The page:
They’re like wrinkles aren’t they? Happening whether you want them or not. They don’t bother me unduly; as I said to my brother when he was complaining about getting older, “The alternative is death.” That shut him up.
We baby boomers can be heard all across the land complaining about the grey hair, wrinkles, aches, pains, and joints that don’t work so well any more – I say, maybe it’s time to give up the joints and have a drink or two instead.
You know you’re aging when gardening becomes a major part of your life. A day of open gardens and plant fairs is considered a great time.
Our ‘little room’ abounds in magazines akin to most wee rooms. This is where true pastimes dwell. A lot can be found out about people from these collections. As I was saying, we have reading matter … how many of us remember to take our glasses with us when on a mission? It’s often a rush to get the best seat only to find that our specs are in the kitchen or beside the computer and so we must squint at the pages and hold them out as far as the arms will stretch whilst dangling precariously on the edge like a young bird attempting it’s first flight from the nest … but I digress.
The publications in our lot used to be motor bike or horse oriented. Our boys had some mags as well but they didn’t seem inclined to add them to the public pile. When concerned relatives came to visit and left gardening and women’s glossies around, they were duly perused with a glass of dry white and then donated to the doctor’s surgery where they belonged. Articles on power to weight ratios, v-twins and carburettors, dressage, endurance and saddlery were much more interesting. Who cared how many different types of gum trees there were or what type of spray to use for mealy bugs? I planted green things and they turned into brown things. My husband, E-spouse, used to watch me come home from a trip to the garden nursery and say … “Why don’t you save yourself the trouble and just throw the plants straight into the compost now!” He didn’t understand the difficulty of trying to have a garden in a climate that was dry, at times hot, and most of the time bloody cold. Frosts were possible at any time of the year but in winter we had weeks of minus eight to ten mornings before the season warmed up to balmy dawns of minus four or five. A challenging scenario to the best of gardeners.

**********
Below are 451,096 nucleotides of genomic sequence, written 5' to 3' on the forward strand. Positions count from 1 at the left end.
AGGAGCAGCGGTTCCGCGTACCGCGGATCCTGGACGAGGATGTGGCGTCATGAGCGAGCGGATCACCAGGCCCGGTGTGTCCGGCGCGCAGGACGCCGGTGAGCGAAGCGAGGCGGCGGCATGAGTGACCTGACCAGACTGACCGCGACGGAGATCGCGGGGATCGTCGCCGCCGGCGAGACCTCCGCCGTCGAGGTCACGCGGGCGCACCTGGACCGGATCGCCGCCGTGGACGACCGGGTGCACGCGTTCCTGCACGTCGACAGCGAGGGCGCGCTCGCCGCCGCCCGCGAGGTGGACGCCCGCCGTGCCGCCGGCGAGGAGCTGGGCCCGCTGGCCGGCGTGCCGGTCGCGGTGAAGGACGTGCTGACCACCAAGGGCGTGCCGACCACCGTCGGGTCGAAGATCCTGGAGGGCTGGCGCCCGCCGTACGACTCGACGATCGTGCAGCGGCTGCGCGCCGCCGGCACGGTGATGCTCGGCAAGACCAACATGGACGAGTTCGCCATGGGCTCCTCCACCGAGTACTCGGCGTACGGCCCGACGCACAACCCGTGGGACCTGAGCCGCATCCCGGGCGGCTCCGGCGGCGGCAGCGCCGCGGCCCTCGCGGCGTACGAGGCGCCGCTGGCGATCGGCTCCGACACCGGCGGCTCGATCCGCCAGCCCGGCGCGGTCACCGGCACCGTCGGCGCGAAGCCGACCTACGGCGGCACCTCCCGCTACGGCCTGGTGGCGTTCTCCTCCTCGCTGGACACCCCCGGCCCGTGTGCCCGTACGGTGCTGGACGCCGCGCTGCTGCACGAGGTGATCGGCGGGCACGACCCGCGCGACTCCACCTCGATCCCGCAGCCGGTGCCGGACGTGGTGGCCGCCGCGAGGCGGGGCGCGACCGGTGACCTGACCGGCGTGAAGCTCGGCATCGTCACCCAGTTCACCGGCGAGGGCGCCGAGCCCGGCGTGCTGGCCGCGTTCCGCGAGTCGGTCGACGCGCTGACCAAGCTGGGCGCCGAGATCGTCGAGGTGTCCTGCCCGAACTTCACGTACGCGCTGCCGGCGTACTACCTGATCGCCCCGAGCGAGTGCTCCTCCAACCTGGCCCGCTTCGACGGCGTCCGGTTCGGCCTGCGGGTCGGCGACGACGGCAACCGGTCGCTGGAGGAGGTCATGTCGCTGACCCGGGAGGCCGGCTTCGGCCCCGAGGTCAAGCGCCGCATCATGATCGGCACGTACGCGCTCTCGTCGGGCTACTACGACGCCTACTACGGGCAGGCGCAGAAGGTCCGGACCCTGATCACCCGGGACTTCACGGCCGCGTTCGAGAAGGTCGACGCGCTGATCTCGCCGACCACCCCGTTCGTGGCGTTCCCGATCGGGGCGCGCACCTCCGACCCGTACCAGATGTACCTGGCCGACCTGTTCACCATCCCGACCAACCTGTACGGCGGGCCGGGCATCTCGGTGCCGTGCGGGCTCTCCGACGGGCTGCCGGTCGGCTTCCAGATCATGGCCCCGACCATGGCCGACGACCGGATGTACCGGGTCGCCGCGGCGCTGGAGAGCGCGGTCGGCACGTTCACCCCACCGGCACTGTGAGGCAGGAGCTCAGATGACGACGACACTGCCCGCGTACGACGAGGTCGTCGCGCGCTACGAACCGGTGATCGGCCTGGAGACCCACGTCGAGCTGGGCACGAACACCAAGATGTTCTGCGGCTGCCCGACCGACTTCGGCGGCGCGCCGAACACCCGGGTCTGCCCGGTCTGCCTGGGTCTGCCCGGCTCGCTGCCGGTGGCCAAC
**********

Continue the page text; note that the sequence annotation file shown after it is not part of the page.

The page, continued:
Well, since we have matured, gardening is more than an idle interest and the bike and equine magazines have been replaced with literature of a more botanical nature. This irks the hell out of the boys when they visit because there is nothing interesting to read on the job. It has however, pleased the other relatives who believe at last there is a decent library in the loo.
So to gardening. We now live in a climate which allows most plants to grow. Even the ones I place in situ. Green is the new brown. As most gardeners admit, many plants turn up their roots and compost themselves despite the best nurturing advice from Peter Cundel. This is where I’ve had my revenge. E-spouse is a keen gardener himself these days. Some of his plants die too. He now realises the difficulties of gardening, even in a decent clime. Unlike me, he cries over every skeletal form that appears on his horizon. How dare it die on his watch? I say, get over it and put in another plant.. Preferably, a variety already growing successfully in the area. Sometimes, I plant things which, once established don’t fit in the way I’d hoped. To me it’s no big deal to move or remove said vegetation. To E-spouse however, that’s a crime. It should never have been planted there in the first place. Why don’t I plan better? Can’t I visualise the desired outcome? At these times it crosses my mind that if I could do that, I’d probably never have gotten married. But then I wouldn’t have a beautiful pond in my garden. I had mentioned to E-spouse on a few occasions how lovely it would be to have a water hole where the many reflections of the trees would be mirrored on the surface and where the frogs could gather and do what frogs do. You see, I didn’t want a little pond the size of a child’s wading pool. I wanted a grand pond. A sprawling pond. E-spouse must have been bored one day because he began to dig … and dig … and dig. When he bought one of those miners lights – the ones that they wear on their heads – and appeared for meals with a face covered in red earth like some sort of ginger coalminer, I began to worry; maybe he’d lost the plot. My fears were short lived however, as the digging finally ceased and it appeared we were the proud owners of a large hole. Presently, we had torrential rain as only Dorrigo can, and the hole filled to capacity and more. The water gushed over the rim and down the hill. We feared all his efforts were for zilch and we would be left with a miniscule muddy concavity. Oh me of little faith! The hole stood its ground, the water drained away, and the rim remained intact.